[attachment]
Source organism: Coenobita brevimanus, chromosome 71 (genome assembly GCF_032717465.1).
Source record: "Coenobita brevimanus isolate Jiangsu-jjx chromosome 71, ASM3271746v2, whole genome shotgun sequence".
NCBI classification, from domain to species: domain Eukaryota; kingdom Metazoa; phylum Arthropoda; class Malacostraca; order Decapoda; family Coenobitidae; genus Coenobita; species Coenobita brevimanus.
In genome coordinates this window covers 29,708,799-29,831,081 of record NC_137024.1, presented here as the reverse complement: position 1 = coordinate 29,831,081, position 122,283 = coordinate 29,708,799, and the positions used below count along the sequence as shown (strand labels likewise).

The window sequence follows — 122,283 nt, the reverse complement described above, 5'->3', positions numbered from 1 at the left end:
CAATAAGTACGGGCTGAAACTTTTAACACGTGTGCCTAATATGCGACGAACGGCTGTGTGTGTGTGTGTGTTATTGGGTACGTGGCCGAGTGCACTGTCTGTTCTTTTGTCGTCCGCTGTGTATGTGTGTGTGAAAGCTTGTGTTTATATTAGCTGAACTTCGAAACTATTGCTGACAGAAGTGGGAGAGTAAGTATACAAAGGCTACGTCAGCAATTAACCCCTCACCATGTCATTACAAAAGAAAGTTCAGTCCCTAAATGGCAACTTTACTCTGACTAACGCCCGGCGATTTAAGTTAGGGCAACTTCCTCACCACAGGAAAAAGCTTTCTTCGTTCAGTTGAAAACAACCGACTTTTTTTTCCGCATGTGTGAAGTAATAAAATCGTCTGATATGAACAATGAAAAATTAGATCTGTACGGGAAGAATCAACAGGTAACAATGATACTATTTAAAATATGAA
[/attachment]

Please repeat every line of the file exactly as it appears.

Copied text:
Source organism: Coenobita brevimanus, chromosome 71 (genome assembly GCF_032717465.1).
Source record: "Coenobita brevimanus isolate Jiangsu-jjx chromosome 71, ASM3271746v2, whole genome shotgun sequence".
NCBI classification, from domain to species: domain Eukaryota; kingdom Metazoa; phylum Arthropoda; class Malacostraca; order Decapoda; family Coenobitidae; genus Coenobita; species Coenobita brevimanus.
In genome coordinates this window covers 29,708,799-29,831,081 of record NC_137024.1, presented here as the reverse complement: position 1 = coordinate 29,831,081, position 122,283 = coordinate 29,708,799, and the positions used below count along the sequence as shown (strand labels likewise).

The window sequence follows — 122,283 nt, the reverse complement described above, 5'->3', positions numbered from 1 at the left end:
CAATAAGTACGGGCTGAAACTTTTAACACGTGTGCCTAATATGCGACGAACGGCTGTGTGTGTGTGTGTGTTATTGGGTACGTGGCCGAGTGCACTGTCTGTTCTTTTGTCGTCCGCTGTGTATGTGTGTGTGAAAGCTTGTGTTTATATTAGCTGAACTTCGAAACTATTGCTGACAGAAGTGGGAGAGTAAGTATACAAAGGCTACGTCAGCAATTAACCCCTCACCATGTCATTACAAAAGAAAGTTCAGTCCCTAAATGGCAACTTTACTCTGACTAACGCCCGGCGATTTAAGTTAGGGCAACTTCCTCACCACAGGAAAAAGCTTTCTTCGTTCAGTTGAAAACAACCGACTTTTTTTTCCGCATGTGTGAAGTAATAAAATCGTCTGATATGAACAATGAAAAATTAGATCTGTACGGGAAGAATCAACAGGTAACAATGATACTATTTAAAATATGAA